• I'm a great admirer of Ross Macdonald's mystery novels (though I have not read the one on which "Harper" is based). And there's certainly a lot to like in this film, including Paul Newman's standout performance and the sunny sights and cool sounds of California in the 1960s. But in comparison to the noir classics of the 1940s, this one is rather weak.

    The problem is with the slow beginning.

    Harper is hired to find out whether a millionaire has disappeared. It's not even clear that the man is actually missing, let alone that he is in any danger. And for the first 40 minutes or so, nothing much happens, except that the detective meets various characters, none of whom seem terribly concerned about the possible mystery. It's easy for the viewer's attention to lag.

    Once the action starts, the plot is much more fun, but if you're like me, you'll find yourself unclear about some of the clues that were strewn around in the beginning. And you'll have to think back on just who some of these characters are, and how they are linked to one another.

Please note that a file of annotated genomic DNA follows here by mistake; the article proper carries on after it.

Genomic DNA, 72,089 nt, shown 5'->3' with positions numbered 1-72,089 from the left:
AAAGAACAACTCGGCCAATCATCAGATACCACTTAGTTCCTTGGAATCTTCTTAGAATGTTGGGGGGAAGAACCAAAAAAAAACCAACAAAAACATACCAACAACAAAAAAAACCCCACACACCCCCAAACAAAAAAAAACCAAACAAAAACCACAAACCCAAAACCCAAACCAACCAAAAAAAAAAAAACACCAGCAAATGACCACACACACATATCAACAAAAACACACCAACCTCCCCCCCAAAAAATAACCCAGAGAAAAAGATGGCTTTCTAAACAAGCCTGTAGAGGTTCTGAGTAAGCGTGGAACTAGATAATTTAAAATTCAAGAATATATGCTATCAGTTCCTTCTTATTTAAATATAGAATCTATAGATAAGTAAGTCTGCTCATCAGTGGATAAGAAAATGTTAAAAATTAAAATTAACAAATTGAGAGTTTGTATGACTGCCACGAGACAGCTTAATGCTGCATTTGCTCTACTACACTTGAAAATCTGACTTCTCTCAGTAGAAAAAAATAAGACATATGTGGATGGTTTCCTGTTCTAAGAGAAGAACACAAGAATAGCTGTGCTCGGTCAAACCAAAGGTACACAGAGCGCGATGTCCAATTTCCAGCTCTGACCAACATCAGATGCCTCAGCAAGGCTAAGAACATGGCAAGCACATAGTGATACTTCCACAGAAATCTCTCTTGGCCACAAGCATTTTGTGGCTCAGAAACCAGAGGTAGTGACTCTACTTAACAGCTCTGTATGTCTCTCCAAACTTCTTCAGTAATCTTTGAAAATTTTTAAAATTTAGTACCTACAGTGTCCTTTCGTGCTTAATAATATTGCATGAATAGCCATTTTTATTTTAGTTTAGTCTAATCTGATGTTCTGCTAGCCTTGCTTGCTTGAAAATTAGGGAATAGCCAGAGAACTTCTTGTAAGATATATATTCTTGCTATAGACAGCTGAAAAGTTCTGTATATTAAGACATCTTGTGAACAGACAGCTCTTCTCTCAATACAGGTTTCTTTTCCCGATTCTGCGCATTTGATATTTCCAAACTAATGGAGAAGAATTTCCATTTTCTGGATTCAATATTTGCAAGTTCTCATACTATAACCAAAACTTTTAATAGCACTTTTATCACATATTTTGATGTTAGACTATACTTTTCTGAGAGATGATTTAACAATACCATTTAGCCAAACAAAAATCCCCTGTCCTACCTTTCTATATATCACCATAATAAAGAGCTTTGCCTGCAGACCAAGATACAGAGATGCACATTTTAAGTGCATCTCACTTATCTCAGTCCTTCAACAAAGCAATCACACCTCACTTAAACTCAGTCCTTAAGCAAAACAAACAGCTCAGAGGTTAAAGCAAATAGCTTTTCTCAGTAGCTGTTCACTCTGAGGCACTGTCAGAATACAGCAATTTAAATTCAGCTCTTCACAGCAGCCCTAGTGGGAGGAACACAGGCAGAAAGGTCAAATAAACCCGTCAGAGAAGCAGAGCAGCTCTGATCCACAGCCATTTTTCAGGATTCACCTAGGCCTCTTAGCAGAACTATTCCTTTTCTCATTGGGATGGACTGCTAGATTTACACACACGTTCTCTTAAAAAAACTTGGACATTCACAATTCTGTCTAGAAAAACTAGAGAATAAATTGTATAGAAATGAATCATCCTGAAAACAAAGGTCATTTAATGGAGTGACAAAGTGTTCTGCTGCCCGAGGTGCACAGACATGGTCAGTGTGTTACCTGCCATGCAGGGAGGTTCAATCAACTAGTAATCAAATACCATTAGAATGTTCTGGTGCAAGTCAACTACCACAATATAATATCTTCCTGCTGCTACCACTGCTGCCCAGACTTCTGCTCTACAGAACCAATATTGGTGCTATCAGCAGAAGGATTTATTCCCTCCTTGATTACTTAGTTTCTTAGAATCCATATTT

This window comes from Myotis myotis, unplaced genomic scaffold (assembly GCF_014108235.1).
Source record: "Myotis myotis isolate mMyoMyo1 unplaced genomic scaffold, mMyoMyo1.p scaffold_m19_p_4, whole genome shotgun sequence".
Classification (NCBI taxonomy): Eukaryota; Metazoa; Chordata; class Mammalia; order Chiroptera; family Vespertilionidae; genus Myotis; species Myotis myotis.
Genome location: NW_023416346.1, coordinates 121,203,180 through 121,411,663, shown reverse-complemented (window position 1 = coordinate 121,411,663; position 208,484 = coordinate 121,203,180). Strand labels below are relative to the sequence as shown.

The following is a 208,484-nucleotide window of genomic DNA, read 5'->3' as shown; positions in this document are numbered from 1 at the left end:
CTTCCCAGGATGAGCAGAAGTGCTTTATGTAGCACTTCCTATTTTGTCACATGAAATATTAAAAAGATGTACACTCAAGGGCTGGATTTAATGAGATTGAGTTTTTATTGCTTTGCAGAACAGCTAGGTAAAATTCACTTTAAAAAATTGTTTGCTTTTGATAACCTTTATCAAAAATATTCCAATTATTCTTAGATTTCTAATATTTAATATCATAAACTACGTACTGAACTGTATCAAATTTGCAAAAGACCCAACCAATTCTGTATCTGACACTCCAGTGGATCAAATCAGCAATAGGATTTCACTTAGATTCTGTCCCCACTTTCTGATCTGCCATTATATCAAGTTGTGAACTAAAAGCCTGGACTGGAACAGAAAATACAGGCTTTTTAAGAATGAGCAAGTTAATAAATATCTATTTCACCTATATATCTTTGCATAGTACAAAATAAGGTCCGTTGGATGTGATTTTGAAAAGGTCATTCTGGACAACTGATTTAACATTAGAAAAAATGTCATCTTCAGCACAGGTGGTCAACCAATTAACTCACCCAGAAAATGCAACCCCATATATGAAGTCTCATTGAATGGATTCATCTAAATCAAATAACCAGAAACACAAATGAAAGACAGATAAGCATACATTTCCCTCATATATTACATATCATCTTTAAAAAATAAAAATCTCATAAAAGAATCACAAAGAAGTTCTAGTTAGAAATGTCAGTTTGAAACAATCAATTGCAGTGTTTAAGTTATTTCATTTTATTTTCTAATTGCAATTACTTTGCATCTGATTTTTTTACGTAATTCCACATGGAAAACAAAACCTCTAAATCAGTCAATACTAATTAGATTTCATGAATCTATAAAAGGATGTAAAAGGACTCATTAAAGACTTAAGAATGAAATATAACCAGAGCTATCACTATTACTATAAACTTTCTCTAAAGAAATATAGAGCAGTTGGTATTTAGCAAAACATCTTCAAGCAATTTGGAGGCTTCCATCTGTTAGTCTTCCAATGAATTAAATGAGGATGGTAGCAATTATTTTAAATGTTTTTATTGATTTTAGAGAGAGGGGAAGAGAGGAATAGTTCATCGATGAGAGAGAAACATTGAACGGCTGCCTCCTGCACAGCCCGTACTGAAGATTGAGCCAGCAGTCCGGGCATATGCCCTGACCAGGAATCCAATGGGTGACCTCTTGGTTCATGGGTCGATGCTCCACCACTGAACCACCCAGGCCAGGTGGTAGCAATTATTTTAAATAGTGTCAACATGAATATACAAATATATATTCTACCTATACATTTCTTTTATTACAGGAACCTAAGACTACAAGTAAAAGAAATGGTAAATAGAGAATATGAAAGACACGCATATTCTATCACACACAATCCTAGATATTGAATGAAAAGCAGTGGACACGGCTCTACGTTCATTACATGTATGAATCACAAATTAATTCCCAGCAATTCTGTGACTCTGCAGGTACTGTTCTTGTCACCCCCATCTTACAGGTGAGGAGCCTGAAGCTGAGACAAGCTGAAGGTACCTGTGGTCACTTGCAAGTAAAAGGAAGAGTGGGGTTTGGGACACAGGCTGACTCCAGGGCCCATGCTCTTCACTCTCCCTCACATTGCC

Truly cerebral mystery fans may get into "Harper" from the beginning. I respect their ability to do. But I think the movie would have been more enjoyable with some of its action and suspense coming earlier. If you find the first 40 minutes a bit unclear, try watching them again before you watch the rest of the film. If you're willing to do so.